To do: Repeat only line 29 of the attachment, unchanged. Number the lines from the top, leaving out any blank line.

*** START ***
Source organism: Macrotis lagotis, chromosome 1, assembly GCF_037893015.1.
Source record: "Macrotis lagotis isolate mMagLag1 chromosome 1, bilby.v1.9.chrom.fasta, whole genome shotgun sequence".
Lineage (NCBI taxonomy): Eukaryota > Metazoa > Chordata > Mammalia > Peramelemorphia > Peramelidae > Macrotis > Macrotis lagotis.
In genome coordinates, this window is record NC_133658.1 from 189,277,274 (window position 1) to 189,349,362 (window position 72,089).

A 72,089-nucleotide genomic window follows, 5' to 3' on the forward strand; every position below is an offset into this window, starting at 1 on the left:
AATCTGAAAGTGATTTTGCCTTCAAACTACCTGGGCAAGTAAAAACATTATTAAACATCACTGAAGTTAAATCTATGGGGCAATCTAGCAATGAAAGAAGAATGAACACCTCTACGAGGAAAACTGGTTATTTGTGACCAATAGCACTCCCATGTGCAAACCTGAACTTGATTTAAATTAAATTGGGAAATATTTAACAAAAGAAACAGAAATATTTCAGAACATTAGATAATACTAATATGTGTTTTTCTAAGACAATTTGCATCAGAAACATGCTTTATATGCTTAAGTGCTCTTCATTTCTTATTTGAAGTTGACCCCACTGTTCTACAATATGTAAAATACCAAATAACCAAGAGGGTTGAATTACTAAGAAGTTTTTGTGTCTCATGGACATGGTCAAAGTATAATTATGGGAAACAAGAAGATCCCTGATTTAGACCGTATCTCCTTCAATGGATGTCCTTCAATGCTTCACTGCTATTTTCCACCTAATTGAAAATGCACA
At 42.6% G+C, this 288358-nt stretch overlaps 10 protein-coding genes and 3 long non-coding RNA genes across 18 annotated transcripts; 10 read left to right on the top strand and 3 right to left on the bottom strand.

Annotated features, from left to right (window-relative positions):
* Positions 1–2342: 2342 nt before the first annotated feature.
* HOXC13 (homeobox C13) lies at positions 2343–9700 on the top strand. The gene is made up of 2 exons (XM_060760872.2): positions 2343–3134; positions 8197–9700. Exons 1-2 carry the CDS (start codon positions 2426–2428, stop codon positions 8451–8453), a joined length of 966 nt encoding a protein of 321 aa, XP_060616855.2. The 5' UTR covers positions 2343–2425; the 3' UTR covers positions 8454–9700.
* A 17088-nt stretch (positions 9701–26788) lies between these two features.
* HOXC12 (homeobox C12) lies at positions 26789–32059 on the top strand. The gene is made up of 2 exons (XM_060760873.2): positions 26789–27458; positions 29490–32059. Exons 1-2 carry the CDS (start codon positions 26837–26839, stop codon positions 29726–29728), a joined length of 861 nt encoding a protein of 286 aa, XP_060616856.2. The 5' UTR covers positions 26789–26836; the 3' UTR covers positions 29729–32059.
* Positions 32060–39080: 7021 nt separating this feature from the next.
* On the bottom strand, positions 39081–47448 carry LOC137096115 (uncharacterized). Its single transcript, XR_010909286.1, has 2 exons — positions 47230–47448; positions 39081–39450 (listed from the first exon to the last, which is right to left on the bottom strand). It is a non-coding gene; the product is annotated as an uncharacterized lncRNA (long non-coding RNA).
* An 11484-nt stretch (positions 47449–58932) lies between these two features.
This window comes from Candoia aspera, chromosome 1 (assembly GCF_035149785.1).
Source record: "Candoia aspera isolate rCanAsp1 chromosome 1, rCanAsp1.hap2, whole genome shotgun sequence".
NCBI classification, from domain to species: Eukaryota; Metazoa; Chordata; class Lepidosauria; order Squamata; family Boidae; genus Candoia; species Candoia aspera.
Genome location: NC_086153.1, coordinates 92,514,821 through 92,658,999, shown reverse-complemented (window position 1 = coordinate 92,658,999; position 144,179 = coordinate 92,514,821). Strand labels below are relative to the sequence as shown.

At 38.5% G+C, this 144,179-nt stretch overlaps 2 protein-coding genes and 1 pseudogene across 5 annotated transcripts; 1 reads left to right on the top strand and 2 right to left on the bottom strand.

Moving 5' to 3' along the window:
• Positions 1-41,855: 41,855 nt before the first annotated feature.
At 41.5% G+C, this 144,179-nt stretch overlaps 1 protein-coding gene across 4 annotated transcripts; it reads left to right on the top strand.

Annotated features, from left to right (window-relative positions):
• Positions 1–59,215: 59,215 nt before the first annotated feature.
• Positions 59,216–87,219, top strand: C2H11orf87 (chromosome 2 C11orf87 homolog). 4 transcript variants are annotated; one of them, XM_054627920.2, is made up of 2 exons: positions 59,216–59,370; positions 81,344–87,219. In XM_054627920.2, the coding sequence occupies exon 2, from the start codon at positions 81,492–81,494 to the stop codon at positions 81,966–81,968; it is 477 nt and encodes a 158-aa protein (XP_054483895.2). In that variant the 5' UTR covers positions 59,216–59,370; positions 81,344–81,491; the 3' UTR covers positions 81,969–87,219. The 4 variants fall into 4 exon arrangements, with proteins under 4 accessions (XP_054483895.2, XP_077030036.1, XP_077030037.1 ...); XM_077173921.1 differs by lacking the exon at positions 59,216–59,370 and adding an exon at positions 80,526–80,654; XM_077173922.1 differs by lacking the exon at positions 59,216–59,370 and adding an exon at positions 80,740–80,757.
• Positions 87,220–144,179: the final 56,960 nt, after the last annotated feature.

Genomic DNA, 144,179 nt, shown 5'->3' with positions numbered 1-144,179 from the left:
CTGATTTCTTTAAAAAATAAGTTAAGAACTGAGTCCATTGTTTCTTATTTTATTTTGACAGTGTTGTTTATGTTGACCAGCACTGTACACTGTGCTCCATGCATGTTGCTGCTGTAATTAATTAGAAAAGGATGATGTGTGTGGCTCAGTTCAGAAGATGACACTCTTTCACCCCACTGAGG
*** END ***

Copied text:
CTGATTTCTTTAAAAAATAAGTTAAGAACTGAGTCCATTGTTTCTTATTTTATTTTGACAGTGTTGTTTATGTTGACCAGCACTGTACACTGTGCTCCATGCATGTTGCTGCTGTAATTAATTAGAAAAGGATGATGTGTGTGGCTCAGTTCAGAAGATGACACTCTTTCACCCCACTGAGG